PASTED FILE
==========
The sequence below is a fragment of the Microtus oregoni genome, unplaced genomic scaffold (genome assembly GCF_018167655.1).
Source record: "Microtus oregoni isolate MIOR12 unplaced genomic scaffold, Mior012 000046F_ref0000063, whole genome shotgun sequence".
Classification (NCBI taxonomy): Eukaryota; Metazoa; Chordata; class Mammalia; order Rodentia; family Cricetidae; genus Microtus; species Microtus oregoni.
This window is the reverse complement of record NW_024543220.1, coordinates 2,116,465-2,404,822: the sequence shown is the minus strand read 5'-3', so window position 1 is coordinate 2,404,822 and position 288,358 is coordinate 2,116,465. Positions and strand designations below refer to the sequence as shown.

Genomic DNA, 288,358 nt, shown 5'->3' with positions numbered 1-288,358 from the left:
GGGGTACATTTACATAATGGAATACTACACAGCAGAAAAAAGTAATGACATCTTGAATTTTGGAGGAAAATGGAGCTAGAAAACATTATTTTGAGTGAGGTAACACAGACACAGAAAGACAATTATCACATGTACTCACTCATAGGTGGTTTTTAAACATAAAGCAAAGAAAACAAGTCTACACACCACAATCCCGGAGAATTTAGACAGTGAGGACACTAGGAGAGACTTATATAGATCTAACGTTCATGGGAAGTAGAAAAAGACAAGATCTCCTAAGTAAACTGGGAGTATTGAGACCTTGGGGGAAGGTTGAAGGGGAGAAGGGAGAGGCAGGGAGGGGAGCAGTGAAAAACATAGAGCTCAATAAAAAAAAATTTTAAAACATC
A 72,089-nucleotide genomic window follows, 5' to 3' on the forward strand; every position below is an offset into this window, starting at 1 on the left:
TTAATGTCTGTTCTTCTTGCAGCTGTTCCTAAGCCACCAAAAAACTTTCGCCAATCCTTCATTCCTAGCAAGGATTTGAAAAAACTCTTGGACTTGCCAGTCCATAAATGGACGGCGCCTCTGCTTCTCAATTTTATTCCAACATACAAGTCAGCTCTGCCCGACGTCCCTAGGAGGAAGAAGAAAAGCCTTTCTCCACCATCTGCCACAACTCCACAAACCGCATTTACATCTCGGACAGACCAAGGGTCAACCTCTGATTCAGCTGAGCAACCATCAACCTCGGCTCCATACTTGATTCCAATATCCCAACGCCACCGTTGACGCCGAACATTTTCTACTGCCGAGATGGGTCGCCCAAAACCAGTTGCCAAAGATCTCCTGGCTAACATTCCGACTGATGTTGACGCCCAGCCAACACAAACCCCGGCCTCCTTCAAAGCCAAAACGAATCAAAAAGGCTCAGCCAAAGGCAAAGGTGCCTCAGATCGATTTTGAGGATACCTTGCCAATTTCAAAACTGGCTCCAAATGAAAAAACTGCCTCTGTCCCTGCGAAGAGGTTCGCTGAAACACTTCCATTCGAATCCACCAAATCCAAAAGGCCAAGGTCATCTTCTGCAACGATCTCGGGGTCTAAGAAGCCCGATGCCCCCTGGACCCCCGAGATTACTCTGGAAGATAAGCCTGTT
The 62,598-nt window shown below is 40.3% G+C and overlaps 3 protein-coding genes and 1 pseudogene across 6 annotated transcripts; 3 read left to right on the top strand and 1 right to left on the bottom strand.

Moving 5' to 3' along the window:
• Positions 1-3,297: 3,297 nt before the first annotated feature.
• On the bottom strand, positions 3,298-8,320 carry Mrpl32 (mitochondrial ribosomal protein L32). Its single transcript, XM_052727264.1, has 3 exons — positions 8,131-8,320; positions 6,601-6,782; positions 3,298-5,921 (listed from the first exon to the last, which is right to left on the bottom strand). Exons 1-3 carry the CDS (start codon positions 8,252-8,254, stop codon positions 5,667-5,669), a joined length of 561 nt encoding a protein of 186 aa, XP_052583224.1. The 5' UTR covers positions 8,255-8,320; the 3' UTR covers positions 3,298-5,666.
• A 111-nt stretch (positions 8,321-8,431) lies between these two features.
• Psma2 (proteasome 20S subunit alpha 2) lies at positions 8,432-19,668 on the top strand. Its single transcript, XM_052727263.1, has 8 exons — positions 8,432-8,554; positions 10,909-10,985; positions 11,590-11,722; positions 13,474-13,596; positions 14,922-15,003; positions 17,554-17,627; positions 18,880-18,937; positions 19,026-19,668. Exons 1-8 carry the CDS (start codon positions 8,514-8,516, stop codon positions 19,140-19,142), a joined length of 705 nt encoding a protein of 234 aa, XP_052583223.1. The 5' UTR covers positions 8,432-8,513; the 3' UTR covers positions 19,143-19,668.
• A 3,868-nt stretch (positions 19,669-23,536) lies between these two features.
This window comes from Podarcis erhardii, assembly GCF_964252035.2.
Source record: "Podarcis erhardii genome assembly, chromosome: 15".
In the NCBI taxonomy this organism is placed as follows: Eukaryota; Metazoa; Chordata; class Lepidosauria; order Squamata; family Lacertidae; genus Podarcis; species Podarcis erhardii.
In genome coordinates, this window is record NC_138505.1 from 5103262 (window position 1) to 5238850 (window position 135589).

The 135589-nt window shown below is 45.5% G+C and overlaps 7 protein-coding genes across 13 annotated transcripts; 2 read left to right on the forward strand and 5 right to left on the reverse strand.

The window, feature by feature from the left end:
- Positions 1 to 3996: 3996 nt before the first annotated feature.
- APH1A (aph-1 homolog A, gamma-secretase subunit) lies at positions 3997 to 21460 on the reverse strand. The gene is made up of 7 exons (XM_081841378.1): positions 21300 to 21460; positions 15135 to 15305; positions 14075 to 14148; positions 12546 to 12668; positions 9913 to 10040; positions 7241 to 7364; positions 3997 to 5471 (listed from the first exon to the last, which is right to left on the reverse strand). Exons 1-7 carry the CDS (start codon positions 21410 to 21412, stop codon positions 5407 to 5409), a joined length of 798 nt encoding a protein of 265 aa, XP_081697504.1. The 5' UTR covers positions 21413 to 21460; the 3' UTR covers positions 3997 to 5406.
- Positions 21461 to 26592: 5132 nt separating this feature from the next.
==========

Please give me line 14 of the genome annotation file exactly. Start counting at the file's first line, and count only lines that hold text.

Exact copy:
• Psma2 (proteasome 20S subunit alpha 2) lies at positions 8,432-19,668 on the top strand. Its single transcript, XM_052727263.1, has 8 exons — positions 8,432-8,554; positions 10,909-10,985; positions 11,590-11,722; positions 13,474-13,596; positions 14,922-15,003; positions 17,554-17,627; positions 18,880-18,937; positions 19,026-19,668. Exons 1-8 carry the CDS (start codon positions 8,514-8,516, stop codon positions 19,140-19,142), a joined length of 705 nt encoding a protein of 234 aa, XP_052583223.1. The 5' UTR covers positions 8,432-8,513; the 3' UTR covers positions 19,143-19,668.